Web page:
Screening each weekend after TV One's primetime news, Sunday mixes New Zealand stories with reports from overseas. The local contributions have ranged from celebrity interviews, to reports that took months to put together (including award-winning pieces on the 2008 Chinese poisoned milk scandal, and how patients were treated at Porirua Hospital). Over the years, Sunday's roster of journalists has included veterans John Hudson, Janet McIntyre, Ian Sinclair, and current presenter Miriama Kamo. The show has played in both hour and half-hour formats.
When television began broadcasting in Auckland in 1960, the news consisted of a days old bulletin from the BBC in London. A locally-compiled bulletin began before the end of the year, with occasional locally-filmed items. From 1962 to 1969 a five minute news summary screened at 7pm, with the longer NZBC Newsreel following at 8. TV news expanded rapidly through the 60s, with the NZBC setting up a network of newsrooms in the main centres. November 1969 marked the first time a shared news broadcast played nationwide, with the launch of the NZBC Network News.
For a generation of music fans before the internet, show Radio with Pictures was a vital link to local and international music — and essential viewing before TV2's Sunday night horror movies. Following on from Grunt Machine in 1976, its presenters included Karyn Hay, Dr Rock (Barry Jenkin), Dick Driver Phil O'Brien. RWP's extended run coincided with the rise of MTV and the music video, and a burgeoning 1980s New Zealand music scene. Videos were a staple, but artist interviews also featured. The show also staged a number of Mainstreet concerts featuring leading local artists.
In 1975 TV One launched with a flagship 6.30 news bulletin which went largely unchanged with the move to TVNZ in 1980. In a 1987 revamp, it became the Network News with dual newsreaders Judy Bailey and Neil Billington (replaced by Richard Long). In 1988, the half hour programme moved to 6pm. With the advent of TV3 in late 1989, it was rebranded One Network News; and, from 1995, extended to an hour. The ill-fated replacing of Long with John Hawkesby in 1999 saw it make headlines rather than report them. In 1999, there was another name change to One News.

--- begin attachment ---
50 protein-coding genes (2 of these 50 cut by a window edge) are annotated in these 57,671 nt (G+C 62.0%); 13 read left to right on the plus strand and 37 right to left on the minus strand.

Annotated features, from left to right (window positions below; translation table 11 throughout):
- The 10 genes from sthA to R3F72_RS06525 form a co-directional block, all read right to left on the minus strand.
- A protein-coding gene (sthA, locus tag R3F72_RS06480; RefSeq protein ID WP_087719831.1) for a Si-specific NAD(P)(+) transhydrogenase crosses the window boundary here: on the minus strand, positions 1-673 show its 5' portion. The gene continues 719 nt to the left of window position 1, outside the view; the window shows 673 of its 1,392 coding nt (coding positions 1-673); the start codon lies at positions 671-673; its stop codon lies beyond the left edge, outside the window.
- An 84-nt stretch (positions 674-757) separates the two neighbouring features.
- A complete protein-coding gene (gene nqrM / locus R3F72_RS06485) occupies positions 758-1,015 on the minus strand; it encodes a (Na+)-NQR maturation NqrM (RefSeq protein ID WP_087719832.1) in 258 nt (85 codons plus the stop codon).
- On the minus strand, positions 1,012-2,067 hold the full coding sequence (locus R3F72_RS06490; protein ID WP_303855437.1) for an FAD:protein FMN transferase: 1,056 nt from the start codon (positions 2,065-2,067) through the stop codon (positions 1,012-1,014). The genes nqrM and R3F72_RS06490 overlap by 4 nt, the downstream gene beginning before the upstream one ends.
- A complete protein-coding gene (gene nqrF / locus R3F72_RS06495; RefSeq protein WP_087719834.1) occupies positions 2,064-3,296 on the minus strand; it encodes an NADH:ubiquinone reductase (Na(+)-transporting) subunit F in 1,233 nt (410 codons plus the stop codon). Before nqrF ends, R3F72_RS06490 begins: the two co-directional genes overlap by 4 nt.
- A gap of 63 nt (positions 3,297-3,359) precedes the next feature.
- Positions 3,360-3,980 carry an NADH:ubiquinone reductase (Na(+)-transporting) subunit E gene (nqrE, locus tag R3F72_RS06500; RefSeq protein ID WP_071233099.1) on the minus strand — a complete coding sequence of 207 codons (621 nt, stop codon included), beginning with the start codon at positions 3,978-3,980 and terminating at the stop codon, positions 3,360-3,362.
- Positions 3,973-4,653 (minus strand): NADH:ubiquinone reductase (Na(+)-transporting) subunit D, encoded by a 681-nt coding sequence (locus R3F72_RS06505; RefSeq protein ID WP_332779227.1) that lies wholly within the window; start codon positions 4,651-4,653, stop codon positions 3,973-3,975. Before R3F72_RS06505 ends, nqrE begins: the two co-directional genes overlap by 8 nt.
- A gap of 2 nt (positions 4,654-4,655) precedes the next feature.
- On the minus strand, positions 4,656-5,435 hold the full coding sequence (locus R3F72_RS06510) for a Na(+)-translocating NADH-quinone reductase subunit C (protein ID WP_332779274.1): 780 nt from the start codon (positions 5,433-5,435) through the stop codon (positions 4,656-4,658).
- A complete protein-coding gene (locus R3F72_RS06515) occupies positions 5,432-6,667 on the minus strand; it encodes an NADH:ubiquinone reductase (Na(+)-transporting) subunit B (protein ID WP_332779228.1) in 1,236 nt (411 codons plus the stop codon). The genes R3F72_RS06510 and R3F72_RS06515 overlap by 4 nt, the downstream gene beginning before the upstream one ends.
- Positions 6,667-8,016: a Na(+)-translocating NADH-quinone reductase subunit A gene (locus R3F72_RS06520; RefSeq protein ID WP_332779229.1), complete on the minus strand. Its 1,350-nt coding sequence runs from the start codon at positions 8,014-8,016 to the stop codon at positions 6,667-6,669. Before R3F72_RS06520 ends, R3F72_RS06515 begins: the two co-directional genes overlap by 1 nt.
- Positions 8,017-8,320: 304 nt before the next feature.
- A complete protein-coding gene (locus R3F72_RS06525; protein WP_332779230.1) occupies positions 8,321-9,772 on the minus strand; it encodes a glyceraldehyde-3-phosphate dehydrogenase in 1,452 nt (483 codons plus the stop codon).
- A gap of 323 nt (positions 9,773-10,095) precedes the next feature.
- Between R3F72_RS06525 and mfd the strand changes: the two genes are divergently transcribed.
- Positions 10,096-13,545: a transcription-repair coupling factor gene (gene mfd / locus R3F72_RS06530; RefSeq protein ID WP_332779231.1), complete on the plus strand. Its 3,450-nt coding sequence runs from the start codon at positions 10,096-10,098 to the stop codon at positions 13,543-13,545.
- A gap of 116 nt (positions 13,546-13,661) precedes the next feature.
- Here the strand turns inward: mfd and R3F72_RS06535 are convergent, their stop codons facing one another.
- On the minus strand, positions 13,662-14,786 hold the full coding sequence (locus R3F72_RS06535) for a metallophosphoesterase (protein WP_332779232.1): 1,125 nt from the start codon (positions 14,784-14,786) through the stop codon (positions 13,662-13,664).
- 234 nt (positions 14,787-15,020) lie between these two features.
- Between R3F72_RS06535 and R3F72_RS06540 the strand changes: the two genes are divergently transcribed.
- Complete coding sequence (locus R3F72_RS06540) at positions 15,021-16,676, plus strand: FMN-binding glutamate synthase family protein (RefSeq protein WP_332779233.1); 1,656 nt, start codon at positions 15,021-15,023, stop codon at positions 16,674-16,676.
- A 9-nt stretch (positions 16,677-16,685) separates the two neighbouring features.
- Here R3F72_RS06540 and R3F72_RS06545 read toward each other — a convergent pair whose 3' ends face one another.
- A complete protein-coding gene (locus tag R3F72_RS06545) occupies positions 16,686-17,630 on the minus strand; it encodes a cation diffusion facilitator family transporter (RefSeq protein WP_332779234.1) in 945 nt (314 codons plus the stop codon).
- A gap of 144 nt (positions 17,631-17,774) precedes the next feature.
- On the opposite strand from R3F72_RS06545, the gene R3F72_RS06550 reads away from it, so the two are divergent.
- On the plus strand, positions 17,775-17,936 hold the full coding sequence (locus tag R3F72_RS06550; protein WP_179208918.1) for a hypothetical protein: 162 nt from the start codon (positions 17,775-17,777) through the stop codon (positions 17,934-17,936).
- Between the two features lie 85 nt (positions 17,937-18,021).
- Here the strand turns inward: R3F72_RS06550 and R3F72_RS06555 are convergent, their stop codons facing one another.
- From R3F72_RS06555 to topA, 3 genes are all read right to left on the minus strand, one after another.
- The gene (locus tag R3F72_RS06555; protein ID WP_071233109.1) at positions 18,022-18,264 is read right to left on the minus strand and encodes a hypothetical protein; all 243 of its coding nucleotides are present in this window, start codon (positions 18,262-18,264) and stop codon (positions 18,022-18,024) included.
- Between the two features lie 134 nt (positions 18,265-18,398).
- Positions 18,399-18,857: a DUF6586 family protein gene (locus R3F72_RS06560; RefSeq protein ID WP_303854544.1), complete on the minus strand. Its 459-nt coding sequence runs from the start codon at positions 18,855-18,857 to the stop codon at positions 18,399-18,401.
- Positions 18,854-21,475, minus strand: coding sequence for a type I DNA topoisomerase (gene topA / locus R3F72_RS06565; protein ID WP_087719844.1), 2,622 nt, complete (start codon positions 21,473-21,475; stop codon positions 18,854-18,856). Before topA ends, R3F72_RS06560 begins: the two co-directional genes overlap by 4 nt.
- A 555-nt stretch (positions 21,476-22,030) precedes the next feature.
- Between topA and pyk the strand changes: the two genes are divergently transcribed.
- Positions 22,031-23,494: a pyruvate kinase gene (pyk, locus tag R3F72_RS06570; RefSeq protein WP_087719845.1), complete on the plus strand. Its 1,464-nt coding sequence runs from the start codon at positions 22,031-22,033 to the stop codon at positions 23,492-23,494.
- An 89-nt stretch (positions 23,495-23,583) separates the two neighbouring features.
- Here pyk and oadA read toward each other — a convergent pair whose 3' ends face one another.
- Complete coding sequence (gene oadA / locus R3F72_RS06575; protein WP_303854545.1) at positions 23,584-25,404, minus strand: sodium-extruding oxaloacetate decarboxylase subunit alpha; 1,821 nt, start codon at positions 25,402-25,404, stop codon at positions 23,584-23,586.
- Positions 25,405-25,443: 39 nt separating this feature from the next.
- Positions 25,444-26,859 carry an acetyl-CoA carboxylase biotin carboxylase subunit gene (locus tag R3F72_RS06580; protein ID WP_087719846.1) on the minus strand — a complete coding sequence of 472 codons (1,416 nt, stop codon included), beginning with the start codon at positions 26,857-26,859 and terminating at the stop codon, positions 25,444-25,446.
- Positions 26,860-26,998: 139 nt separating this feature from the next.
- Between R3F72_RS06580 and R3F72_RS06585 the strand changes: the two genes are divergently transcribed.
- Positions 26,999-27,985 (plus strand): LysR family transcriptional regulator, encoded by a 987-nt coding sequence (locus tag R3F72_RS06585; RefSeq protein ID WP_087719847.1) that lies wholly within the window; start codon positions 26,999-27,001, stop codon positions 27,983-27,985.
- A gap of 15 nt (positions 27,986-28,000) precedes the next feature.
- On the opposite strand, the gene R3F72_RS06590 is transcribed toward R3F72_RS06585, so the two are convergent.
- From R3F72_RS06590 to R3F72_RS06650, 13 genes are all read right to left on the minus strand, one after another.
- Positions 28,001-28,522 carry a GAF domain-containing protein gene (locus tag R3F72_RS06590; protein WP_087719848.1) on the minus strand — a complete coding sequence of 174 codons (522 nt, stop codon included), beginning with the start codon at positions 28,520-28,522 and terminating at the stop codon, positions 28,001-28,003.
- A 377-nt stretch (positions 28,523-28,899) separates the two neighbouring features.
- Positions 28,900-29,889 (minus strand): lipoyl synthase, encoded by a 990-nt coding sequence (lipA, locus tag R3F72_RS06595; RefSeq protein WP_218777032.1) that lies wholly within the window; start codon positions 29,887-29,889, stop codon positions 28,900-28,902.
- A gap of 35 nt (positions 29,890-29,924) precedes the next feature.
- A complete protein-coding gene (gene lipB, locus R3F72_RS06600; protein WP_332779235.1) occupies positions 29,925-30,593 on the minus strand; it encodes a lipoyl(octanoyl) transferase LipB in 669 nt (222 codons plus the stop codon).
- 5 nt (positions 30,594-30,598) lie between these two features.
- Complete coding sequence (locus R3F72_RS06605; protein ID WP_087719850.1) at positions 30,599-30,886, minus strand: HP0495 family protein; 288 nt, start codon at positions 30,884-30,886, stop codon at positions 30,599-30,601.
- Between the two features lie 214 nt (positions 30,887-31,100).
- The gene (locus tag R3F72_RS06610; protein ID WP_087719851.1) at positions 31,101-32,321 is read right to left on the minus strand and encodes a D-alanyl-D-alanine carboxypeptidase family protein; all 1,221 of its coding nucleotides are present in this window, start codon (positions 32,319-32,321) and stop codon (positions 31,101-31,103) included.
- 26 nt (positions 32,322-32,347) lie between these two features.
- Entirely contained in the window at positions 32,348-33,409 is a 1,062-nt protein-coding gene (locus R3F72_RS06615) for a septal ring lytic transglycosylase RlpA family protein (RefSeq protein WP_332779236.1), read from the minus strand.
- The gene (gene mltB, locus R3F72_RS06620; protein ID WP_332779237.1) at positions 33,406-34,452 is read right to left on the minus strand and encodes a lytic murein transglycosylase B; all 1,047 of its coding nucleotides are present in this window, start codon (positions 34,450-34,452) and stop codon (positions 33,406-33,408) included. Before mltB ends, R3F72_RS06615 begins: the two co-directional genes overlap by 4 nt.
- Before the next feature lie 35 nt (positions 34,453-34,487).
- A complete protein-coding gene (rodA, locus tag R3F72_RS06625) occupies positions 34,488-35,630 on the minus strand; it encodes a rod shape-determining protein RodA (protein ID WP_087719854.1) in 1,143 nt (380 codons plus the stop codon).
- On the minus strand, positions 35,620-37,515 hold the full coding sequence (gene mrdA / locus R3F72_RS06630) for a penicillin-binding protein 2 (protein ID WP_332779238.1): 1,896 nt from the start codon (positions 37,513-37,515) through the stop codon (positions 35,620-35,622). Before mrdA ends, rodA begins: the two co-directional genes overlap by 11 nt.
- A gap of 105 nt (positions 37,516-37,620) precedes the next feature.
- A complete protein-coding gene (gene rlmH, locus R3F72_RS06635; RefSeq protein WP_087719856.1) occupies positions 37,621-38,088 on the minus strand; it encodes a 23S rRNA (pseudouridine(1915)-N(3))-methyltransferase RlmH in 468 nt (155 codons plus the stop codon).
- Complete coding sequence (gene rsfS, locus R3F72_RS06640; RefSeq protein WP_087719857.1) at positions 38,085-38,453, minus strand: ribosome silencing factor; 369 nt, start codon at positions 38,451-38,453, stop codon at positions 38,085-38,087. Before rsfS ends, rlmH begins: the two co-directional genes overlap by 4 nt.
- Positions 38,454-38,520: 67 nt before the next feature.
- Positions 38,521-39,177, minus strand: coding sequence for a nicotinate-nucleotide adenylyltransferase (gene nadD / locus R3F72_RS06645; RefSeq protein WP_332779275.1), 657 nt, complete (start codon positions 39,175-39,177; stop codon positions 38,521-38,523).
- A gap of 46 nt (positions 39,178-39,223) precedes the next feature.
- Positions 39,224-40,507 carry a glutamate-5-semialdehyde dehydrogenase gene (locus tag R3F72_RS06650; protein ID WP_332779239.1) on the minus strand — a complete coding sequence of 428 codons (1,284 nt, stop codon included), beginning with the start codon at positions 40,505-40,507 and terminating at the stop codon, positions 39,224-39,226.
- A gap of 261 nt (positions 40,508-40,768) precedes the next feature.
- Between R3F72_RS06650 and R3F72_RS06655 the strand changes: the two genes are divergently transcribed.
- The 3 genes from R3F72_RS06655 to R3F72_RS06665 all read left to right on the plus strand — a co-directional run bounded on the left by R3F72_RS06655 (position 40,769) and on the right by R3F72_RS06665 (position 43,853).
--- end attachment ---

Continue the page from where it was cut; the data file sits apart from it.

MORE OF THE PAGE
TV3's late night news show was devised in 1990 to provide a mix of credible news and entertainment. Once the serious news of the day was dispensed with, the brief was that the show could be a bit "off" with few rules - and the freedom to push boundaries. That's exactly what presenters like Belinda Todd, Bill Ralston, Dylan Taite and David Farrier proceeded to do in the show's often infamous "third break". Meanwhile, newsreaders including Joanna Paul, Janet Wilson, Leanne Malcolm and Carolyn Robinson did their best to keep a straight face. "Yo Nightliners!"
Good Day was launched in March 1978 to succeed Today at One with producer Tony Hiles promising "an entertaining magazine programme with the magazine aspect spread over the whole week". The Avalon based show, which ran for two years, aired at 1pm on weekdays and featured regular reports and human interest stories from around the regions, studio interviews, book and film reviews, and consumer, arts and gardening segments. Political journalist Simon Walker was an early staffer while Dylan Taite contributed reports from Auckland.